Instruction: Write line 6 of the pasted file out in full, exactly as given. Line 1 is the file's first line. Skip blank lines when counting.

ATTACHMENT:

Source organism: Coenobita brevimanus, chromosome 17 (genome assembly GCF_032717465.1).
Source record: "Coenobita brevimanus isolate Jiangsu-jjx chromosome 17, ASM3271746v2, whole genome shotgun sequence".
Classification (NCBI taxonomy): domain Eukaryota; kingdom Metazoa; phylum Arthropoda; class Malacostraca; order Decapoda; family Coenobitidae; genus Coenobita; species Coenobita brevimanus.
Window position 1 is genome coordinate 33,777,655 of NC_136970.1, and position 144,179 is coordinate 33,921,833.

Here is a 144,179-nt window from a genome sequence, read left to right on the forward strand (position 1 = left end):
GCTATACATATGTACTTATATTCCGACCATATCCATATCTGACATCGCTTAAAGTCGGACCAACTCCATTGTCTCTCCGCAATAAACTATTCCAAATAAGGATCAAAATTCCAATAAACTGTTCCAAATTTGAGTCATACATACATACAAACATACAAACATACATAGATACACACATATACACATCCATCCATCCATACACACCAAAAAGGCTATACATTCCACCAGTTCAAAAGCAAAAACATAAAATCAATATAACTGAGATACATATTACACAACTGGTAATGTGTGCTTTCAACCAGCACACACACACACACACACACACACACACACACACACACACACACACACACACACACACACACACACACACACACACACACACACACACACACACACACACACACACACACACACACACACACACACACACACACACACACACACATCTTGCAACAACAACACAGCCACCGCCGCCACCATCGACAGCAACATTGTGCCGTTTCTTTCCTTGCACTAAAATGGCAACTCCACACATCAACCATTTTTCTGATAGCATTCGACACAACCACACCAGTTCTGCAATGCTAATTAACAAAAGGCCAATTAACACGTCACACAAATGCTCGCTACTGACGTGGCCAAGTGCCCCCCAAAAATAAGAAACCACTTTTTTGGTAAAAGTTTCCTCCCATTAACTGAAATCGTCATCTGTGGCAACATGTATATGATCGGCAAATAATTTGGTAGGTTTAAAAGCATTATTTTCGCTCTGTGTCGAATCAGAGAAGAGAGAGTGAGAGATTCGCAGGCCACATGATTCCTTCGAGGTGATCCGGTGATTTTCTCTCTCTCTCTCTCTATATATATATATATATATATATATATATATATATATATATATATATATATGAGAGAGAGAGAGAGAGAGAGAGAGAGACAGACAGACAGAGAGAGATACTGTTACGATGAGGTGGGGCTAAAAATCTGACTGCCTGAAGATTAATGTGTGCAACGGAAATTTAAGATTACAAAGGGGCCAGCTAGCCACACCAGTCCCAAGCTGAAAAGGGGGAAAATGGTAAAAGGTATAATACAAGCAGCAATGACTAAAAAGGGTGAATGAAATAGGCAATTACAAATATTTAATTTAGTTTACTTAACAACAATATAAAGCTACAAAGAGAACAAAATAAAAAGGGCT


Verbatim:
GCTATACATATGTACTTATATTCCGACCATATCCATATCTGACATCGCTTAAAGTCGGACCAACTCCATTGTCTCTCCGCAATAAACTATTCCAAATAAGGATCAAAATTCCAATAAACTGTTCCAAATTTGAGTCATACATACATACAAACATACAAACATACATAGATACACACATATACACATCCATCCATCCATACACACCAAAAAGGCTATACATTCCACCAGTTCAAAAGCAAAAACATAAAATCAATATAACTGAGATACATATTACACAACTGGTAATGTGTGCTTTCAACCAGCACACACACACACACACACACACACACACACACACACACACACACACACACACACACACACACACACACACACACACACACACACACACACACACACACACACACACACACACACACACACACACACACACACACACACACACACATCTTGCAACAACAACACAGCCACCGCCGCCACCATCGACAGCAACATTGTGCCGTTTCTTTCCTTGCACTAAAATGGCAACTCCACACATCAACCATTTTTCTGATAGCATTCGACACAACCACACCAGTTCTGCAATGCTAATTAACAAAAGGCCAATTAACACGTCACACAAATGCTCGCTACTGACGTGGCCAAGTGCCCCCCAAAAATAAGAAACCACTTTTTTGGTAAAAGTTTCCTCCCATTAACTGAAATCGTCATCTGTGGCAACATGTATATGATCGGCAAATAATTTGGTAGGTTTAAAAGCATTATTTTCGCTCTGTGTCGAATCAGAGAAGAGAGAGTGAGAGATTCGCAGGCCACATGATTCCTTCGAGGTGATCCGGTGATTTTCTCTCTCTCTCTCTCTATATATATATATATATATATATATATATATATATATATATATATATATATGAGAGAGAGAGAGAGAGAGAGAGAGAGACAGACAGACAGAGAGAGATACTGTTACGATGAGGTGGGGCTAAAAATCTGACTGCCTGAAGATTAATGTGTGCAACGGAAATTTAAGATTACAAAGGGGCCAGCTAGCCACACCAGTCCCAAGCTGAAAAGGGGGAAAATGGTAAAAGGTATAATACAAGCAGCAATGACTAAAAAGGGTGAATGAAATAGGCAATTACAAATATTTAATTTAGTTTACTTAACAACAATATAAAGCTACAAAGAGAACAAAATAAAAAGGGCT